More than 150 U.S. trade associations wrote to President Biden today asking the administration to continue to work with members of the Pacific Maritime Association (PMA) and the International Longshore and Warehouse Union (ILWU) to reach a new labor agreement, hours before the groups’ current contract is set to expire.
Representing everything from agriculture and automobiles to retailers and trucking companies, the groups said the administration should push to immediately extend the current contract between the PMA and ILWU, saying it would help reassure businesses, workers, and consumers that cargo will continue to flow through West Coast ports as negotiations continue–a vital concern as peak shipping season gets underway this summer.
The PMA represents shipping lines and terminal operators; the ILWU represents dock workers in California, Oregon, and Washington. The contract covers about 22,000 workers at West Coast ports.
In a joint statement June 14, PMA and ILWU said cargo operations would continue beyond the contract expiration and that neither party was planning any work stoppages or lockouts that would worsen supply chain congestion. Extending the current contract would help ease supply chain stakeholders’ concerns about further slowdowns, the trade groups writing today said.
“As we enter the all-important peak shipping season, we continue to expect cargo flows to remain at all-time highs, putting further stress on the supply chain and increasing inflation,” the groups wrote. “Many expect these challenges to continue through the rest of the year. Even with the recent joint statement, supply chain stakeholders remain concerned about the potential for disruption, especially without a contract or an extension in place.”
Although both parties have agreed to avoid shutdowns, experts say that even a slight slowing of cargo flow will affect already fragile supply chains.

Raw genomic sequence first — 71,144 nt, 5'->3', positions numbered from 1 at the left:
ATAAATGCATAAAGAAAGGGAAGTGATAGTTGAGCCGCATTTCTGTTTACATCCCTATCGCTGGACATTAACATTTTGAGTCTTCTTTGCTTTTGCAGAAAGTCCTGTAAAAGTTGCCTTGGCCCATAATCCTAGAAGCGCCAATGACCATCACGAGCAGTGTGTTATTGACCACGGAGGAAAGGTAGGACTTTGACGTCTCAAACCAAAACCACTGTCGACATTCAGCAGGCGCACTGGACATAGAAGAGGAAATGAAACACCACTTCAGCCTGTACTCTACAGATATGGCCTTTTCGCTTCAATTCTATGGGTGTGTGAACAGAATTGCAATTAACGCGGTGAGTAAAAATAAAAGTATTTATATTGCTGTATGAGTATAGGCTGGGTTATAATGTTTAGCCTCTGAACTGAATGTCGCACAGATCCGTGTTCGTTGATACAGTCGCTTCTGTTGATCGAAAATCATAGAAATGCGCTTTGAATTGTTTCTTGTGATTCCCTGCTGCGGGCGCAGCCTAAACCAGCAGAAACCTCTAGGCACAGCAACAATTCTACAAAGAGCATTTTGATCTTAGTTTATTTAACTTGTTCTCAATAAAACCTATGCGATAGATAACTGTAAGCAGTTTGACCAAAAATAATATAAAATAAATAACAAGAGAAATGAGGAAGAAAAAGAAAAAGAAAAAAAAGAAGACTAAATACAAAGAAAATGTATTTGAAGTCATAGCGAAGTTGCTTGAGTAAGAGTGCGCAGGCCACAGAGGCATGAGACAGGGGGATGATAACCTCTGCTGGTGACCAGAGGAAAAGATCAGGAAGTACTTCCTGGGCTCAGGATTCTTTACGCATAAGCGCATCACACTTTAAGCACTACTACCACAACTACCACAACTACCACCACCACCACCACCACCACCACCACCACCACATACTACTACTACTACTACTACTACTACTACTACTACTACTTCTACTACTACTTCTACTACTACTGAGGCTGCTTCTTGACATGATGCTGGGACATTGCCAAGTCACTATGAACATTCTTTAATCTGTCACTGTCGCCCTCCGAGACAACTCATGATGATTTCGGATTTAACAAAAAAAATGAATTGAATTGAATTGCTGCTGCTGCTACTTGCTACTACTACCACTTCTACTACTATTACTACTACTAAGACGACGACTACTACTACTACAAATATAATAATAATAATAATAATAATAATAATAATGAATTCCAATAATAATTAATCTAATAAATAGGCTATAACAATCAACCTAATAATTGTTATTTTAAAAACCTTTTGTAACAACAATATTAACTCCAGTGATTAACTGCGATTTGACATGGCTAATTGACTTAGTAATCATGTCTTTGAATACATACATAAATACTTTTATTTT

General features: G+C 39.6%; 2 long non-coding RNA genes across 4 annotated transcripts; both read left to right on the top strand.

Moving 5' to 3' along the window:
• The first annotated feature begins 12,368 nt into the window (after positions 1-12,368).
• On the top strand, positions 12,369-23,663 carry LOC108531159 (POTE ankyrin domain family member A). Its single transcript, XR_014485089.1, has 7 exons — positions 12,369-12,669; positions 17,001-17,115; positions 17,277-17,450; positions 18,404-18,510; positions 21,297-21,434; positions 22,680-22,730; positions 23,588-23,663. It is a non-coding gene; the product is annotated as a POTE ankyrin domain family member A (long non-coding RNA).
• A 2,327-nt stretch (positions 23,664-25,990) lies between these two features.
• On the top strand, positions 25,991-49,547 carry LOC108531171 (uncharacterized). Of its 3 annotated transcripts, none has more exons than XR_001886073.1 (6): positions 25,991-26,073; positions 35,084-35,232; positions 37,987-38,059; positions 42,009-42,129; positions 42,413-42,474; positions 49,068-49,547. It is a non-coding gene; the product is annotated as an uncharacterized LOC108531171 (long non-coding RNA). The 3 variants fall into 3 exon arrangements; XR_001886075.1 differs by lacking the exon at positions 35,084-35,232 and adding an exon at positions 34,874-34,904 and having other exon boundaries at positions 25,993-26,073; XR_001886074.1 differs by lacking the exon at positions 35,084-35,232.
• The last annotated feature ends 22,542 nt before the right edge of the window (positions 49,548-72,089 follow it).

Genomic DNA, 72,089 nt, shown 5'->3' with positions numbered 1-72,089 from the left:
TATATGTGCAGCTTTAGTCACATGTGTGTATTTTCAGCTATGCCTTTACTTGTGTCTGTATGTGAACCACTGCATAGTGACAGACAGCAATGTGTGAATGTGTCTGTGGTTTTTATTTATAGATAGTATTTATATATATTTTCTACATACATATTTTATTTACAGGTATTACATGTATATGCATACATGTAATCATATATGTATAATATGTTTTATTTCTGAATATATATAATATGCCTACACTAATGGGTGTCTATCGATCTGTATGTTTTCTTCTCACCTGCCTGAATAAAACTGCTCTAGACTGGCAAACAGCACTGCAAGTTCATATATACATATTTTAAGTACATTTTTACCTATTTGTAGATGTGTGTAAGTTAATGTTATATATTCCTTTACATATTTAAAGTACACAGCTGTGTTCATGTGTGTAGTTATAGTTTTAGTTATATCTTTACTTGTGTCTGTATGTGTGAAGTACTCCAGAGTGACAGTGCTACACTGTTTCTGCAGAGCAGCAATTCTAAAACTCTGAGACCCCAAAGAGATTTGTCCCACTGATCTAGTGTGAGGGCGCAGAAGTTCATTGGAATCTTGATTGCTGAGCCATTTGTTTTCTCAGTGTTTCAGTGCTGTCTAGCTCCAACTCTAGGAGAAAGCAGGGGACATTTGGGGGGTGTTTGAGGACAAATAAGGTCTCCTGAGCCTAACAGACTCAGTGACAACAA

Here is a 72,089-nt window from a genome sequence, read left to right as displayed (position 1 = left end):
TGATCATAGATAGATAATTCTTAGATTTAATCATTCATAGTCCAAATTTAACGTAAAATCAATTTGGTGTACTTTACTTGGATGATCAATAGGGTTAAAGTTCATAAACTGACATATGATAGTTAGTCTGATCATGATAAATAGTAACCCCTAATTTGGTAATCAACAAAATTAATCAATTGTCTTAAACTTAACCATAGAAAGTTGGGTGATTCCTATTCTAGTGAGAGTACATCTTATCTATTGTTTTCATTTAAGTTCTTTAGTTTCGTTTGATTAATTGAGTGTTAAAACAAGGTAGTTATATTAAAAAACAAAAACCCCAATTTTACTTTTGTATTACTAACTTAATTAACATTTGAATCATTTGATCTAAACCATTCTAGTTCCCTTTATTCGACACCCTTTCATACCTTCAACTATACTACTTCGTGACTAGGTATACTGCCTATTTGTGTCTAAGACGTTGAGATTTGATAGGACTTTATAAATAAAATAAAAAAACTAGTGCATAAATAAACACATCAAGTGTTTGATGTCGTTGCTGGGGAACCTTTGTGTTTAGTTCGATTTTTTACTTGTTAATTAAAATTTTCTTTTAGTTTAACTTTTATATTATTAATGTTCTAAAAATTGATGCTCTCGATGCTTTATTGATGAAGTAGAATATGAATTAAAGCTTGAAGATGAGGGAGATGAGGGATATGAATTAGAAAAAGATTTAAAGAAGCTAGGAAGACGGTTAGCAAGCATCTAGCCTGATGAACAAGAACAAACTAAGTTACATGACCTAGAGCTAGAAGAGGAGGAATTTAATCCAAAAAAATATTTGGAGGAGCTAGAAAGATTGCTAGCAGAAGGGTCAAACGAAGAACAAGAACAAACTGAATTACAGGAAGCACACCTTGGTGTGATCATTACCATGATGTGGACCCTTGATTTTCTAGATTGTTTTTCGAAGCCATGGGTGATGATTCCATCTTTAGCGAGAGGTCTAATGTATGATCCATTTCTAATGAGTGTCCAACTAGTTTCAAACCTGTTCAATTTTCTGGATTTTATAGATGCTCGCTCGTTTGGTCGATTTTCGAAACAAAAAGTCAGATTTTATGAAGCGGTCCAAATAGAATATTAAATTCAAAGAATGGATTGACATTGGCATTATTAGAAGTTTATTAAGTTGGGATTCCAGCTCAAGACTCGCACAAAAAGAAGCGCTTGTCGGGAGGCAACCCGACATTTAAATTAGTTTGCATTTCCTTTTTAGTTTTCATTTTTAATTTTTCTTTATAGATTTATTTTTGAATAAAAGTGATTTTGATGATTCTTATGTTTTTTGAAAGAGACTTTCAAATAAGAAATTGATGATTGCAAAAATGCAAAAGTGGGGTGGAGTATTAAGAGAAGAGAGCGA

“While a full shutdown is the worst-case scenario and both sides are working to avoid that situation, it is likely that the flow of goods through the West Coast ports will slow down. This will cause transit delays, as freight that is being processed at a slower rate won’t be available for truckers,” explained Spencer Shute, senior consultant at procurement and supply chain consulting firm Proxima. “If the slowdown happens immediately, trucking equipment will be out of position, which impacts overall freight rates. The additional delays will create a sense of limited supply, impacting consumer buying patterns.”
That means consumers will shop earlier for holiday purchases, as happened last year. An additional layer of concern: Freight from Shanghai will begin reaching U.S. ports following Covid-19 lockdowns in China, causing a potential surge of volume on the West Coast.
“If negotiations are not completed, there will be limited incentive for the laborers to expedite processing ships coming to port,” Shute also said.
The trade groups that lobbied the president today urged two other steps to keep those negotiations rolling: They asked the administration to remain at the table and negotiate in good faith, and to agree to not engage in “any kind of activity that leads to further disruption at the ports.”
Victoria Kickham, an editor at large for Supply Chain Quarterly, started her career as a newspaper reporter in the Boston area before moving into B2B journalism. She has covered manufacturing, distribution and supply chain issues for a variety of publications in the industrial and electronics sectors, and now writes about everything from forklift batteries to omnichannel business trends for Supply Chain Quarterly's sister publication, DC Velocity.